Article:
Nathan J. Robinson’s “Responding to the Right: Brief Replies to 25 Conservative Arguments”

A seriously good look at some seriously bad arguments.

Cory Doctorow
6 min readFeb 14, 2023
The cover for the St Martin’s edition of ‘Responding to the Right.’

This week (Feb 14–17), I’m in Australia, touring my book Chokepoint Capitalism with my co-author, Rebecca Giblin. We’re in Sydney tonight (Feb 15) (more tickets just released!), then Canberra (Feb 16/17).

In Responding to the Right: Brief Replies to 25 Conservative Arguments, Current Affairs founder Nathan J. Robinson addresses himself in a serious, thoughtful way to the arguments advanced by right-wing figures, even when those arguments aren’t themselves very serious:

Robinson is a keen student of right-wing media. He reads the books, watches the talk shows, listens to the podcasts. This is a lot of work, because the right wing media machine is extremely repetitive, often unhinged, and frequently grossly offensive. But, Robinson argues, a close study of right-wing media is worth it for what it reveals: the currents and fracture lines, and the underlying beliefs that the whole edifice is built upon.

Robinson sets up his subject with an essay on the curious un-reason of conservative arguments, which are inevitably styled by their proponents as “rational” (with left arguments condemned as irrational, softheaded and sentimental). But conservative arguments, motivated by fear and discomfort with uncertainty, are frequently, demonstrably, historically, provably irrational.

The arguments against letting everybody vote — proffered in the mid-19th century — threatened societal collapse if the “wrong” people were given a say. Despite society’s manifest failure to collapse, these same arguments were advanced again for the next 150 years (and are still repeated today) in conservative circles.

Likewise, the general conservative pessimism that reform isn’t possible — bad regulations can’t be replaced with good ones, bad working conditions can’t be improved through unionization. These arguments are repeated again and again, impervious to evidence.

Robinson describes conservativism as a comforting, fixed ideology that allows its adherents to move through the world without having to question themselves: you broke the law, so you’re guilty. No need to ask if the law was just or unjust. This sidelines sticky moral dilemmas: no need for judges to ask if something is good or fair — merely whether it is “original” to the Constitution. No need for a CEO to ask whether a business plan is moral — only whether it is “maximizing shareholder benefit.”

There are rigid, dogmatic leftists, too (whom Robinson decries) but conservatives who are quick to point out how Marxist dogma can lead to ghastly atrocities — as in Cambodia under the Khmer Rouge — are completely indifferent to, say, the horrors of US imperialism in Vietnam, Afghanistan and Iraq.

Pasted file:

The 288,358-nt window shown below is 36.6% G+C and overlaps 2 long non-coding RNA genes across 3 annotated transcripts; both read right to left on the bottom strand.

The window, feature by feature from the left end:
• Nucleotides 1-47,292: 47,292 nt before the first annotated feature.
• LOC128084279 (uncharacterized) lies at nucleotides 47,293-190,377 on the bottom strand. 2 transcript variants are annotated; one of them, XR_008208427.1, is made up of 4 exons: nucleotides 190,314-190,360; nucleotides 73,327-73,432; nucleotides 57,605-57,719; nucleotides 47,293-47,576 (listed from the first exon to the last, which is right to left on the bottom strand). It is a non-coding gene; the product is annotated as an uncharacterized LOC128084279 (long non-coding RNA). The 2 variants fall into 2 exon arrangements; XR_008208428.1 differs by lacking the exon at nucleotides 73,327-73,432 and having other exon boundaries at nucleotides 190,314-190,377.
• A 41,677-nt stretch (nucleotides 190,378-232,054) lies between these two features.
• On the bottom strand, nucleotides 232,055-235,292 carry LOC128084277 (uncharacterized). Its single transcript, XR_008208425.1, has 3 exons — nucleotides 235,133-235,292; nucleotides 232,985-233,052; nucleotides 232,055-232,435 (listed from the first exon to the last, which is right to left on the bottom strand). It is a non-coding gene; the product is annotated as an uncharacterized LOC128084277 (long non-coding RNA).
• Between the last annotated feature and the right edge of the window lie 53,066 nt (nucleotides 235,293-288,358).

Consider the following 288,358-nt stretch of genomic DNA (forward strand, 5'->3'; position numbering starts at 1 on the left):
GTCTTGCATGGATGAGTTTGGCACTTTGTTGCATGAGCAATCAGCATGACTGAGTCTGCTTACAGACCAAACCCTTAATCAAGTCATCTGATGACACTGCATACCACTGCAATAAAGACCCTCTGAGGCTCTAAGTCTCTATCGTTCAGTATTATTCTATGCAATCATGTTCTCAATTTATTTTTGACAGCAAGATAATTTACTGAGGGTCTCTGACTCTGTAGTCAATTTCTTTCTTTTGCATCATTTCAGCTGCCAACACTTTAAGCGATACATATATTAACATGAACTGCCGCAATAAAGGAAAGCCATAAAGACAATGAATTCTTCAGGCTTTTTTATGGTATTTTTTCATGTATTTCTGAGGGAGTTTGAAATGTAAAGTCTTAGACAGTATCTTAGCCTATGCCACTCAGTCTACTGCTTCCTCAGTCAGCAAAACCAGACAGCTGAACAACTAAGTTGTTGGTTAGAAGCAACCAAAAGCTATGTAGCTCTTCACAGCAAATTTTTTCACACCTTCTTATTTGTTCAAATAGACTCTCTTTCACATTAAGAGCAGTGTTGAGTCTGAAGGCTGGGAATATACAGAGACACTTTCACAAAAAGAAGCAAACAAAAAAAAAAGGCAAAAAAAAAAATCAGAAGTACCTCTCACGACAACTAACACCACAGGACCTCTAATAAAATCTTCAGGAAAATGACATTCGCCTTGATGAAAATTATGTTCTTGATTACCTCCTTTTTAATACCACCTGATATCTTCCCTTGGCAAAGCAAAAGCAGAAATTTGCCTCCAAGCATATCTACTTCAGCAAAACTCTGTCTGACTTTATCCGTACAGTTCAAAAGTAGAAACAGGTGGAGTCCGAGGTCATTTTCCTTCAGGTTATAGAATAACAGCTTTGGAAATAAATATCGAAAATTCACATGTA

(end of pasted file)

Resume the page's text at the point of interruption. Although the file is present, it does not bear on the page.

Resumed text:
Conservative arguing techniques break down into a dozen categories:

  1. Speculative fiction: “More immigrants will destroy the social fabric of our society” — anything we can vividly imagine is certain to occur. Likewise, “companies that abuse their workers will lose those workers when they quit.”
  2. Saying things rather than proving things: “Central America is poor because bad laws restrict capital formation” — asserting dogma as though it was obviously true, rather than a proposition in need of evidence and proof.
  3. Extrapolating from narrow examples: “All the private housing in Chicago is terrible, therefore public housing is impossible to do well.” No attention is spared for counterexamples that disprove the proposition or analysis that asks why this situation arose.
  4. Lofty abstractions rather than actual thought: “Nothing is more important than the freedom to explore the destiny of one’s soul and risk it at every moment” — it’s inspiring, but what does it mean? How does it apply to the climate? Family leave? Health care?
  5. The rhetoric of “reason, fact and knowledge”: “Facts don’t care about your feelings” — but “facts” are just what conservatives call their “feelings.”
  6. Assumptions about human nature: “Man, acting without religion, is unable to break any chains that oppress him” — unproven, blithe statements that humans are naturally greedy, or hierarchical, or lazy, etc. These are unfalsifiable superstitions masquerading as science.
  7. Ludicrous hyperbole: “American Marxism is actively working to destroy our society and culture”
  8. Bad stats: “The NHS costs British households £5000/year. Governments can’t run efficient services.” Sure, the NHS costs UK households 5 grand per year — how much do American households pay for private insurance.